When mom was dying and I was flying back from Europe, Brian played her some of the stories while they were waiting for me. Mom said “Oh, Richard’s here,” and died. I missed seeing Mom by three hours but she thought I was there, and for her, that was enough. The last thing Mom heard was a story from the Battery Exchange.
One listener, who started listening when she was a young girl, called me out on changes in the stories from year to year. As she got older she realized that stories needed to change, to take on lives of their own. So this Christmas Eve my Christmas stories get another run. They will be the same, they will be different, the facts may change, or my memory of those facts, but the truth remains. I also hope they’re entertaining.
And new memories keep resurfacing. In 2019 my Aunt Janice, a great storyteller herself, went into a long term care facility. In April, 2020 she died of COVID-19. I got several boxes of family memorabilia and some of the items, including holiday noise makers and two lumps of coal carved into little animals that occasionally appeared in our Christmas stockings. They made it onto the 2020 Battery Exchange and revisions continue as I digest the papers and artifacts. They bring back memories of old stories tucked so far back into my memory banks that I may have to stretch my imagination to make them radio worthy.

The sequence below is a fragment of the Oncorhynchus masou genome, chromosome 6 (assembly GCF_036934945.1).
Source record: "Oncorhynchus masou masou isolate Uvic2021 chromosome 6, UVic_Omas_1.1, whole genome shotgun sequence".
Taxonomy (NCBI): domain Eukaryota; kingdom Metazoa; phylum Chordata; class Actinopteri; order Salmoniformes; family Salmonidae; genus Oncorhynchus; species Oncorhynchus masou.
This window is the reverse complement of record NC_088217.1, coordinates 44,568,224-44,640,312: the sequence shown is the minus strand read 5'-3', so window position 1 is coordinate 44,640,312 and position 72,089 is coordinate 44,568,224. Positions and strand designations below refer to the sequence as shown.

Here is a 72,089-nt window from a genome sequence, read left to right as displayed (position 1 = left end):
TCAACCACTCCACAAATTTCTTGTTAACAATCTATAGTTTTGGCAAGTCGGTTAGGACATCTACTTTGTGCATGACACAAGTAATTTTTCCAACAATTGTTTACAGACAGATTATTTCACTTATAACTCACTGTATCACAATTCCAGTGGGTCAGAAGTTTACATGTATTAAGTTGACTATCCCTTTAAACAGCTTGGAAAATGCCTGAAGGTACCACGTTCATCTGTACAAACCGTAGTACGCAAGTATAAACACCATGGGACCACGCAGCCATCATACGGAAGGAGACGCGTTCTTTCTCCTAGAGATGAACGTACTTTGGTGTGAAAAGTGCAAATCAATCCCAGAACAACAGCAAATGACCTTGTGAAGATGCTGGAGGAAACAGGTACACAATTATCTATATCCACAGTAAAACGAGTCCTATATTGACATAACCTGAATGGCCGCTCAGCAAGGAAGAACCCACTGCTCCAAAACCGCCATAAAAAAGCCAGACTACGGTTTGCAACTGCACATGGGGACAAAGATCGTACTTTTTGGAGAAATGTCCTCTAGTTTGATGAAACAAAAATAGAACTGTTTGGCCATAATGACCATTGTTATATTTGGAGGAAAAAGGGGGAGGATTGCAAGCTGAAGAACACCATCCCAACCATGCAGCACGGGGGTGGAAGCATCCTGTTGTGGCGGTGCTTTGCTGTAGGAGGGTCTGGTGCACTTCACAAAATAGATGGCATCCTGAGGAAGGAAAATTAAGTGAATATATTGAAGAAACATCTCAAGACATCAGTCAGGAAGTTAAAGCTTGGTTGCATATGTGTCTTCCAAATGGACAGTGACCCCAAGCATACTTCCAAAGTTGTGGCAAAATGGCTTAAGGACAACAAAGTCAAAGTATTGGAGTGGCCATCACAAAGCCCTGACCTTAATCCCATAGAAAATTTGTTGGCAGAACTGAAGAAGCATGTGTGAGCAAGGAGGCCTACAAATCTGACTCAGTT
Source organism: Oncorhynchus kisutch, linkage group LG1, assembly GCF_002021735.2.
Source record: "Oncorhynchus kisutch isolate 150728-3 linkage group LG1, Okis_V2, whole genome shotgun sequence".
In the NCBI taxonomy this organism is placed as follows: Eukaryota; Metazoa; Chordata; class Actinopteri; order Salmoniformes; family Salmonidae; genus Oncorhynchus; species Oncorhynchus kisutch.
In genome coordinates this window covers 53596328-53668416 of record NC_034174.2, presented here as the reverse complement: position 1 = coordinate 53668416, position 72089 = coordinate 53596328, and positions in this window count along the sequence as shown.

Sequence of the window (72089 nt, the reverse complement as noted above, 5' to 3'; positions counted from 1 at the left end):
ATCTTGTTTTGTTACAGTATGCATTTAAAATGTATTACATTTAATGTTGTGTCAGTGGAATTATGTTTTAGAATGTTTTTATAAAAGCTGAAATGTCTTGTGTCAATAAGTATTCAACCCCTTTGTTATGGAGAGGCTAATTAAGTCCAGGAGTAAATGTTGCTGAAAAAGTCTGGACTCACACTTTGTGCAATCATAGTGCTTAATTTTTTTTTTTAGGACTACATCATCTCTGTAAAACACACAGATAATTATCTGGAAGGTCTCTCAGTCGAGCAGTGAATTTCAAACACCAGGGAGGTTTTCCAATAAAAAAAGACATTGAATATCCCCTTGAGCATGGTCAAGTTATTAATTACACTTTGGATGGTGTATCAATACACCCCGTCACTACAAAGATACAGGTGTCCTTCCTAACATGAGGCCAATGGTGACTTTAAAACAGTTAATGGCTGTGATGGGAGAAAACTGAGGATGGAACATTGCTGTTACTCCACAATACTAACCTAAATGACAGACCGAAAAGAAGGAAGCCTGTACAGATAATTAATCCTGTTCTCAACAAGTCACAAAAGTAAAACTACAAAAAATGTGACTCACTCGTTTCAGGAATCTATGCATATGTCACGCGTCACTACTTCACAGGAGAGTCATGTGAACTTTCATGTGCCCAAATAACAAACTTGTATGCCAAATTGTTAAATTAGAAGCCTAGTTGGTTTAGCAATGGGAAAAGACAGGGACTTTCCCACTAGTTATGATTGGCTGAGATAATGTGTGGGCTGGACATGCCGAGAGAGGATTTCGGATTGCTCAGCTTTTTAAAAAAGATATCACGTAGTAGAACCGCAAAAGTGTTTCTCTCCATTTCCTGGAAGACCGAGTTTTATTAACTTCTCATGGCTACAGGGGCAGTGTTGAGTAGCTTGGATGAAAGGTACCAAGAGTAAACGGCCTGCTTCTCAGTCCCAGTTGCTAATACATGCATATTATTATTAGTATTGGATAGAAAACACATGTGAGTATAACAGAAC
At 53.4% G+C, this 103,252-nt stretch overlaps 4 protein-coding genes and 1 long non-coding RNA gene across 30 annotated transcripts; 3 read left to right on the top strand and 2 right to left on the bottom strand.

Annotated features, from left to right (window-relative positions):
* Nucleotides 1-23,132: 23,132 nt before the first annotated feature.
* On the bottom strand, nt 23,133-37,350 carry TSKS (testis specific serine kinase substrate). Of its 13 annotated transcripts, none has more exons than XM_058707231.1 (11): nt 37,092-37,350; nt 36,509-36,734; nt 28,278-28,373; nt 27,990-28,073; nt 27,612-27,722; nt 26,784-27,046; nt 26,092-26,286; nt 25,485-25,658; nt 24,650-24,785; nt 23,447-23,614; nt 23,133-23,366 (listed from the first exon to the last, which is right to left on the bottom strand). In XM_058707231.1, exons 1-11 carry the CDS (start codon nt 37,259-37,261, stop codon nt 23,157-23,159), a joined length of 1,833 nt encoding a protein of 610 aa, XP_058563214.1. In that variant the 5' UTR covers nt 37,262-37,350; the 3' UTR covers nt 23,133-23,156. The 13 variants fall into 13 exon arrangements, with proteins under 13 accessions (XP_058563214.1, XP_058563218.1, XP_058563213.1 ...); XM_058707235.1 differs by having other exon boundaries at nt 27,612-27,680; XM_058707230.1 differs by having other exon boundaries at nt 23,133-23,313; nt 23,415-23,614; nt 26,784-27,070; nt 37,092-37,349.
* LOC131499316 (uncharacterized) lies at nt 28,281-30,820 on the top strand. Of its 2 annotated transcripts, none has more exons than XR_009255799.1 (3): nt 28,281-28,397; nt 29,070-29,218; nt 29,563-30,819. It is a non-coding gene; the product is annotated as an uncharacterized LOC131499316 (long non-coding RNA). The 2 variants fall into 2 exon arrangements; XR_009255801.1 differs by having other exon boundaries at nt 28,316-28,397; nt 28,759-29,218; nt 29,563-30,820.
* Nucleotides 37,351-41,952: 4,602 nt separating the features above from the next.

Please add your own stories on Christmas Eve by calling (907) 747-5877. The show goes to air at 7″00 PM. I’ll open the phones around 7:30 so members of the Sitka Diaspora in tome zones to the East of Sitka can participate. I’ll open them again sometime after 10 PM for more candid conversations about Santa and what he did or didn’t leave. Or if you can’t call, please leave your Christmas Greetings by messaging the Battery Exchange Facebook Page or email the Battery Exchange at [email protected].
To see posts from Christmas Markets in Europe and elsewhere, including Sitka, please Click here.
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4 thoughts on “A History of “The Battery Exchange””
Wow! I love the story of the Battery Exchange! Thanks for sharing it.
Thank you Rich for putting together this history of the Battery Exchange. The story about helping a suicidal woman during the first exchange is very heartwarming. You were definitely in the right place at the right time.
Thank you so much Rich! This is a wonderful piece. I hadn’t idea the “Richness” of the history of the Battery Exchange! Happy holiday season to you! ❤️
So much Christmas joy that you have spread over all those years. My eyes teared up at some of your memories. Thank you for taking time to do this. Merry Christmas to you and your family. May the New Year bring health, plenty of vaccine, hugs from family and a kinder way of life.